When Win Smith, president and owner of Sugarbush Resort for the past 18 years, announced he was selling the resort in November, he listed a few reasons. There was the changing landscape of the industry with its continued consolidation, the cost of doing business in Vermont and challenges associated with climate change.
It’s the climate change aspect that’s most interesting because it’s something that Sugarbush has been fighting for some time.
“Climate change is one of the greatest threats to our world and we are committed to work toward the solution,” Smith said.
Sugarbush has undertaken multiple environmental initiatives over the last decade to save funds and reduce the resort’s carbon footprint. Sugarbush made expansive snowmaking upgrades, especially when it partnered with Efficiency Vermont to purchase energy-efficient snowmaking systems. The energy saved by operating these new snow guns is by no means negligible. Additionally, the resort phased in LED lighting and paid greater attention to recycling and composting programs. Sugarbush has a long-term partnership with Green Lantern Capital, which helped develop 2.5 megawatts of clean, renewable, solar energy that Sugarbush purchases as discounted net-metering credits.
Certainly, those initiatives save the resort money, but to just look at those initiatives from a cost perspective would be missing the point. Sugarbush undertakes just as many initiatives that don’t seem to fit the bill as “cost-saving.” Take, for example, the new electric vehicle charging stations. Sugarbush initially installed Tesla chargers at Clay Brook Hotel as an amenity to guests, but it quickly expanded with 13 additional public chargers at Lincoln Peak and most recently an additional nine charging stations at Mt. Ellen. There’s no real economic incentive for doing this, though payment for the stations was helped in part by the state and through a National Ski Area Associations (NSAA) Sustainable Slopes Grant. It’s a real benefit to guests, while also helping to encourage electric car usage over fossil fuels.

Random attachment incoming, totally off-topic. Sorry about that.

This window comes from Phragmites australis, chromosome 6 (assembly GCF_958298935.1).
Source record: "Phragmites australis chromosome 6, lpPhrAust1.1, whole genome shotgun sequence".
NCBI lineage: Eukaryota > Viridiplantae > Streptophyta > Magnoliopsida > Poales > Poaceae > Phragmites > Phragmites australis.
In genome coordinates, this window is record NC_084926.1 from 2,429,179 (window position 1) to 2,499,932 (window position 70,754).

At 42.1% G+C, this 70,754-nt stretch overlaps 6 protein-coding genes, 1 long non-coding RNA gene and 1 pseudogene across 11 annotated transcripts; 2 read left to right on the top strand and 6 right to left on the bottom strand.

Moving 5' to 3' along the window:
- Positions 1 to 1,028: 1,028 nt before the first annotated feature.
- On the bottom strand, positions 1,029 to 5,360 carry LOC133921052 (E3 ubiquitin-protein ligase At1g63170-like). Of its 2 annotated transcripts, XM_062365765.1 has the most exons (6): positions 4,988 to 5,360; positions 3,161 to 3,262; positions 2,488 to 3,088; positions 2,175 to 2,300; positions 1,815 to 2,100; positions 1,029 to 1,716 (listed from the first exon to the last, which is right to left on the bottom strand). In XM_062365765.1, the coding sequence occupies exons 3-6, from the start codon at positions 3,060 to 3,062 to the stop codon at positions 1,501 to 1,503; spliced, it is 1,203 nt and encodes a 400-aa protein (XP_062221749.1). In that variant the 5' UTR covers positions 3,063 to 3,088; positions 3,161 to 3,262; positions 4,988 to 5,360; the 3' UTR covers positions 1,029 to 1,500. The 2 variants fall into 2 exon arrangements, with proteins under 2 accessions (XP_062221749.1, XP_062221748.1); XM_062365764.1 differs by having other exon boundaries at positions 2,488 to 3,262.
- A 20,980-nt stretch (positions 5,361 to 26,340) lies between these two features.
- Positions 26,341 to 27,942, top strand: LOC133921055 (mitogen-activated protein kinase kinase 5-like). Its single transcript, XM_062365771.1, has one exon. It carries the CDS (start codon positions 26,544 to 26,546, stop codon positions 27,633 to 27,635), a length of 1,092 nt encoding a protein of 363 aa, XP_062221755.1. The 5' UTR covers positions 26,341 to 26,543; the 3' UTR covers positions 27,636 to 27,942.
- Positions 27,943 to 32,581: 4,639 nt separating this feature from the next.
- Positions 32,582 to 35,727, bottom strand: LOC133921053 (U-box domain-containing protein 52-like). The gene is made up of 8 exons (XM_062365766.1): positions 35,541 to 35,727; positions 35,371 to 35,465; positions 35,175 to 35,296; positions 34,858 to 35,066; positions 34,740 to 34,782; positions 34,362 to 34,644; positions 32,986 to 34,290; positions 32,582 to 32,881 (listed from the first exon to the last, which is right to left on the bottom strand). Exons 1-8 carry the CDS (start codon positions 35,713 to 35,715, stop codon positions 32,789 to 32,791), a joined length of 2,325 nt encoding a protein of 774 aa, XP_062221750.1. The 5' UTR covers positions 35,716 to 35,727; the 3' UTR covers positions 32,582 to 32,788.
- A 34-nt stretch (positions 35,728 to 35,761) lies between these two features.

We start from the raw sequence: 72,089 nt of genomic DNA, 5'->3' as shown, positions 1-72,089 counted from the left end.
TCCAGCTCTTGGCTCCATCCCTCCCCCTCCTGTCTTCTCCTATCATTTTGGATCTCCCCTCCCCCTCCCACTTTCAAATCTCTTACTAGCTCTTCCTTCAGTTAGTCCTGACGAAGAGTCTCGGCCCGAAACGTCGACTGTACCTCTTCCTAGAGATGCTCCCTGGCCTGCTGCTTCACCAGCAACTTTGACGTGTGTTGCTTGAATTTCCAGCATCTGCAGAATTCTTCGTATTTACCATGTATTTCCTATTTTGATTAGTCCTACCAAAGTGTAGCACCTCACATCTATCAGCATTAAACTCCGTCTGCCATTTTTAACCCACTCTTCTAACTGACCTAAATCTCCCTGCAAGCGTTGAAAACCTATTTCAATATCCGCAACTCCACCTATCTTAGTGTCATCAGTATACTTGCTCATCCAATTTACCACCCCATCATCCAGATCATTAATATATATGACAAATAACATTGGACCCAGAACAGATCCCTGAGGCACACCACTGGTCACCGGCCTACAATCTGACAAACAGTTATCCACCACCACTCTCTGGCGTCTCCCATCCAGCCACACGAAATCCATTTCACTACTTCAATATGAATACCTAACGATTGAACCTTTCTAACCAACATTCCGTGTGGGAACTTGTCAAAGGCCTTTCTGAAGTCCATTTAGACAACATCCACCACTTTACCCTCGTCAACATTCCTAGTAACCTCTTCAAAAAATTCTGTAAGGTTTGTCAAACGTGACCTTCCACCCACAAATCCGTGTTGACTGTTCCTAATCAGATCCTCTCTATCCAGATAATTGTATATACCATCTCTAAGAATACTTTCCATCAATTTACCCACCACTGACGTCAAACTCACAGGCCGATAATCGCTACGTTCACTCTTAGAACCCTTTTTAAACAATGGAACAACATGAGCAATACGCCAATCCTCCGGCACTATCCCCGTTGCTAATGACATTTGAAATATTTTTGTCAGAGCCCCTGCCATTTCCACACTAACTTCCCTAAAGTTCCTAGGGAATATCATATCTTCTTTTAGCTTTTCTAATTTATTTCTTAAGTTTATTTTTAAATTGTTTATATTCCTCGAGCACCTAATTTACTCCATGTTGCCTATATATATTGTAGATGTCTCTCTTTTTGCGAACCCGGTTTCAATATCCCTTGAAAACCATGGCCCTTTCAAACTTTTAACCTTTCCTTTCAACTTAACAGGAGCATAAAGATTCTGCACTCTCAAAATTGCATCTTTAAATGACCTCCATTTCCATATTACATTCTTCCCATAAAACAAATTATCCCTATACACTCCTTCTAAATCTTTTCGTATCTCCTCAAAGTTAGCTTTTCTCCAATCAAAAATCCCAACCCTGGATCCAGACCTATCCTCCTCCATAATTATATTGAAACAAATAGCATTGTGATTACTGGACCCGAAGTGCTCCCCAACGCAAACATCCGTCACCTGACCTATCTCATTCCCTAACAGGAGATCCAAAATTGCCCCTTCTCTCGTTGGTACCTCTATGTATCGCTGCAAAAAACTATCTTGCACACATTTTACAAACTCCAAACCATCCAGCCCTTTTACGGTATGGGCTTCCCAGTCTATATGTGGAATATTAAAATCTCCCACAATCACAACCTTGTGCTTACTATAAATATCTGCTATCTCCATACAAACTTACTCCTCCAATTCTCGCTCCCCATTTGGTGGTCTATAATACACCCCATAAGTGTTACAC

Other initiatives include the biodiesel program, where the resort’s off-road diesel fleet including groomers, excavators and heavy equipment run on a biodiesel fuel blend, and a partnership with Green Mountain Transit to help fund and support public transportation in the Mad River Valley during the winter.
It’s through all these initiatives that the resort received the Golden Eagle Climate Change Impact Award from the NSAA, the highest honors bestowed on a resort for environmental performance. In fact, since 2014 the resort reduced MTCO2 emissions by 24.4%, or a little over 1,000 tons.
“The credit for that certainly goes to our entire team for the multiple initiatives we have taken in recent years,” said Win Smith. “While we’re proud of everything we’ve done so far, we recognize there’s still a long road ahead for us all to successfully combat climate change.”
So maybe that’s why, rather than resting its laurels on past success, the resort has continued to look for ways to continue fighting climate change. Sugarbush recently partnered with Protect Our Winters, a climate change advocacy organization, as well as 1% for the Planet, where Sugarbush’s dining venues all donate 1% of their revenue toward an environmental organization of their choice.
With the ownership transition to Alterra Mountain Company, there’s no reason to think the resort will reel in its environmental commitments. Alterra also partners with Protect Our Winters and many of its resorts have robust sustainability initiatives. Ski resorts are only a small piece of a global issue, but to them it’s important that they continue to do their part, so Sugarbush will continue doing its part for a long time to come.